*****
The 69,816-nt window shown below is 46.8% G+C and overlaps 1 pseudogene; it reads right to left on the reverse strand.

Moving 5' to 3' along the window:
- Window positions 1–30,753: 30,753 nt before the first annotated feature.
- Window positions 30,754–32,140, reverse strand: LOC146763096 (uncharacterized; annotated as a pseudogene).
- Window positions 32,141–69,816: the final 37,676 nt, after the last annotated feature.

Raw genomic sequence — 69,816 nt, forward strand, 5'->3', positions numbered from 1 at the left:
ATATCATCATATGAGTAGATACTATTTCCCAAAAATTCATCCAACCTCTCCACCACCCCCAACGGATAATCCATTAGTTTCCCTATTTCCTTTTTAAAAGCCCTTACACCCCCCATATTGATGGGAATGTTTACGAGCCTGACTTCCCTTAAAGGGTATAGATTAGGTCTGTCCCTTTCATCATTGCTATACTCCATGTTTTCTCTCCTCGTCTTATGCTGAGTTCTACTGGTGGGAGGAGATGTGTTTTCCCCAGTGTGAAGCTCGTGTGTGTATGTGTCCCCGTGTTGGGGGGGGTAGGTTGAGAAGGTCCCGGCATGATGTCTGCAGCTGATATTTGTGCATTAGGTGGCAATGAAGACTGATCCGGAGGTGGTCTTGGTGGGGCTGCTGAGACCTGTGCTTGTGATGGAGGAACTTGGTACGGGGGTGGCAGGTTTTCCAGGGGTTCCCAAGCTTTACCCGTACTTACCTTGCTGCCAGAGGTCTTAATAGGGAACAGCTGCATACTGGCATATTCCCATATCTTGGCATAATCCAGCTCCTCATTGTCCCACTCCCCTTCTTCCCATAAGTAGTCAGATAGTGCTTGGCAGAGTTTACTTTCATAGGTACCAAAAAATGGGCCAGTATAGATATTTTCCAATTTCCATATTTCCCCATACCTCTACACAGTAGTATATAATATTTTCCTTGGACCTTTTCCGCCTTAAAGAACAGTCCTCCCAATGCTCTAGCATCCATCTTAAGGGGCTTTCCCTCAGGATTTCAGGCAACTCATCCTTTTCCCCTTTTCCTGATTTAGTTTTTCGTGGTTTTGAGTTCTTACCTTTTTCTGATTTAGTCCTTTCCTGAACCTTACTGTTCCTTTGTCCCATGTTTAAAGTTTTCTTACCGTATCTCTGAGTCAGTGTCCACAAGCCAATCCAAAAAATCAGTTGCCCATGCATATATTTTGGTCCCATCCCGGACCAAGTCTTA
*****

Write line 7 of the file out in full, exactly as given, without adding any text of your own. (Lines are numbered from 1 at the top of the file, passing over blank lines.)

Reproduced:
ATATCATCATATGAGTAGATACTATTTCCCAAAAATTCATCCAACCTCTCCACCACCCCCAACGGATAATCCATTAGTTTCCCTATTTCCTTTTTAAAAGCCCTTACACCCCCCATATTGATGGGAATGTTTACGAGCCTGACTTCCCTTAAAGGGTATAGATTAGGTCTGTCCCTTTCATCATTGCTATACTCCATGTTTTCTCTCCTCGTCTTATGCTGAGTTCTACTGGTGGGAGGAGATGTGTTTTCCCCAGTGTGAAGCTCGTGTGTGTATGTGTCCCCGTGTTGGGGGGGGTAGGTTGAGAAGGTCCCGGCATGATGTCTGCAGCTGATATTTGTGCATTAGGTGGCAATGAAGACTGATCCGGAGGTGGTCTTGGTGGGGCTGCTGAGACCTGTGCTTGTGATGGAGGAACTTGGTACGGGGGTGGCAGGTTTTCCAGGGGTTCCCAAGCTTTACCCGTACTTACCTTGCTGCCAGAGGTCTTAATAGGGAACAGCTGCATACTGGCATATTCCCATATCTTGGCATAATCCAGCTCCTCATTGTCCCACTCCCCTTCTTCCCATAAGTAGTCAGATAGTGCTTGGCAGAGTTTACTTTCATAGGTACCAAAAAATGGGCCAGTATAGATATTTTCCAATTTCCATATTTCCCCATACCTCTACACAGTAGTATATAATATTTTCCTTGGACCTTTTCCGCCTTAAAGAACAGTCCTCCCAATGCTCTAGCATCCATCTTAAGGGGCTTTCCCTCAGGATTTCAGGCAACTCATCCTTTTCCCCTTTTCCTGATTTAGTTTTTCGTGGTTTTGAGTTCTTACCTTTTTCTGATTTAGTCCTTTCCTGAACCTTACTGTTCCTTTGTCCCATGTTTAAAGTTTTCTTACCGTATCTCTGAGTCAGTGTCCACAAGCCAATCCAAAAAATCAGTTGCCCATGCATATATTTTGGTCCCATCCCGGACCAAGTCTTA